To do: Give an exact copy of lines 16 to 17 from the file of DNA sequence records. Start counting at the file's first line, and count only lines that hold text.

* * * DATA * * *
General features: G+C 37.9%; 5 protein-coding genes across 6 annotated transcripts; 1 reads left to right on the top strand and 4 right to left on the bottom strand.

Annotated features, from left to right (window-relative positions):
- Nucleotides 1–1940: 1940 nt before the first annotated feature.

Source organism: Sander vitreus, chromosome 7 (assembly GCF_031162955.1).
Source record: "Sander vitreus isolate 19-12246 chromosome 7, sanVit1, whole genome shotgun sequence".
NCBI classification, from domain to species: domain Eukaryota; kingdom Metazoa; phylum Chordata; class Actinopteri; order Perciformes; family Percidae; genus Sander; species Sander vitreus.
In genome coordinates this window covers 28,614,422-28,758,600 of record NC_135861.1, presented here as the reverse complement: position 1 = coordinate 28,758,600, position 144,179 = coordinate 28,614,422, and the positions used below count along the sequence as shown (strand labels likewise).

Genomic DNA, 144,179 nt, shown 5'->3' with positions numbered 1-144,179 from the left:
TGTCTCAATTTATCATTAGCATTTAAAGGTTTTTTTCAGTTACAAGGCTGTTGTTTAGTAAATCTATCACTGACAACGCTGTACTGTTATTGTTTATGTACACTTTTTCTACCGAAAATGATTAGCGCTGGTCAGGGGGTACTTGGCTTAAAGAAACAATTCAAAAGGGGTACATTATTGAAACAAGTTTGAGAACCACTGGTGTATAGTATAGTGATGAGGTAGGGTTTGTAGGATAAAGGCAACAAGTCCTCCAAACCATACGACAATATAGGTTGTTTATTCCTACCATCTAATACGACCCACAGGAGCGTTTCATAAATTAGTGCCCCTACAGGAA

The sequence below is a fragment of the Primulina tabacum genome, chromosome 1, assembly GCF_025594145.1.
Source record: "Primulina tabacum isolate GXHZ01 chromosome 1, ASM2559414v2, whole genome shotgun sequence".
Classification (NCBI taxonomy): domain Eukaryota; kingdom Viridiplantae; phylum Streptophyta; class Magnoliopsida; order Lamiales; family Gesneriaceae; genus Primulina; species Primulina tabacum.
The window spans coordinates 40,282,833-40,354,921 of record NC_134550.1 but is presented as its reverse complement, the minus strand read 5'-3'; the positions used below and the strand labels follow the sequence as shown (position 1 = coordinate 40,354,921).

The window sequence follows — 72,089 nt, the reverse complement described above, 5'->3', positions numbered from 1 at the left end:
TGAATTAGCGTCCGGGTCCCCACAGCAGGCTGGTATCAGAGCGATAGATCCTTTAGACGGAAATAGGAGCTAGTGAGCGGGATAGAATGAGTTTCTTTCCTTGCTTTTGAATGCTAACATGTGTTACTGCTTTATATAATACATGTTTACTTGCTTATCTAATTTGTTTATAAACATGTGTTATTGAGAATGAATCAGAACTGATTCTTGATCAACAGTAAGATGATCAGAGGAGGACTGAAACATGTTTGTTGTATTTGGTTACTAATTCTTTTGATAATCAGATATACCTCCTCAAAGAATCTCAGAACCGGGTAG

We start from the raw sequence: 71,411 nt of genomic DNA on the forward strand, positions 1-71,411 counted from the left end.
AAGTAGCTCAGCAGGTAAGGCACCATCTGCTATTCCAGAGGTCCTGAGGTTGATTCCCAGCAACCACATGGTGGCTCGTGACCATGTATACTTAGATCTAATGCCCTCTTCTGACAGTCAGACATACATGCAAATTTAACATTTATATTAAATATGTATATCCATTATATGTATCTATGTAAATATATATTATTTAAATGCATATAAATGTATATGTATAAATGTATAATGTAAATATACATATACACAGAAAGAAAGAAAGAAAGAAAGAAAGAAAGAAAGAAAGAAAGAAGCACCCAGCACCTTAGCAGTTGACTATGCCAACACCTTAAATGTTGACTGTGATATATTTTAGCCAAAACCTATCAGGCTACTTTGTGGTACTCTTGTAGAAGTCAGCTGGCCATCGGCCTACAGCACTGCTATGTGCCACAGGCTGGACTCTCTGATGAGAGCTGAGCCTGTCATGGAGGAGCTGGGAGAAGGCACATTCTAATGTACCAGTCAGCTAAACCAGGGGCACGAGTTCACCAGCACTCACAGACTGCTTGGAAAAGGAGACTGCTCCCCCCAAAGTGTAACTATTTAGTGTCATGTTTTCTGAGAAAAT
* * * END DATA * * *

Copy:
We start from the raw sequence: 71,411 nt of genomic DNA on the forward strand, positions 1-71,411 counted from the left end.
AAGTAGCTCAGCAGGTAAGGCACCATCTGCTATTCCAGAGGTCCTGAGGTTGATTCCCAGCAACCACATGGTGGCTCGTGACCATGTATACTTAGATCTAATGCCCTCTTCTGACAGTCAGACATACATGCAAATTTAACATTTATATTAAATATGTATATCCATTATATGTATCTATGTAAATATATATTATTTAAATGCATATAAATGTATATGTATAAATGTATAATGTAAATATACATATACACAGAAAGAAAGAAAGAAAGAAAGAAAGAAAGAAAGAAAGAAAGAAGCACCCAGCACCTTAGCAGTTGACTATGCCAACACCTTAAATGTTGACTGTGATATATTTTAGCCAAAACCTATCAGGCTACTTTGTGGTACTCTTGTAGAAGTCAGCTGGCCATCGGCCTACAGCACTGCTATGTGCCACAGGCTGGACTCTCTGATGAGAGCTGAGCCTGTCATGGAGGAGCTGGGAGAAGGCACATTCTAATGTACCAGTCAGCTAAACCAGGGGCACGAGTTCACCAGCACTCACAGACTGCTTGGAAAAGGAGACTGCTCCCCCCAAAGTGTAACTATTTAGTGTCATGTTTTCTGAGAAAAT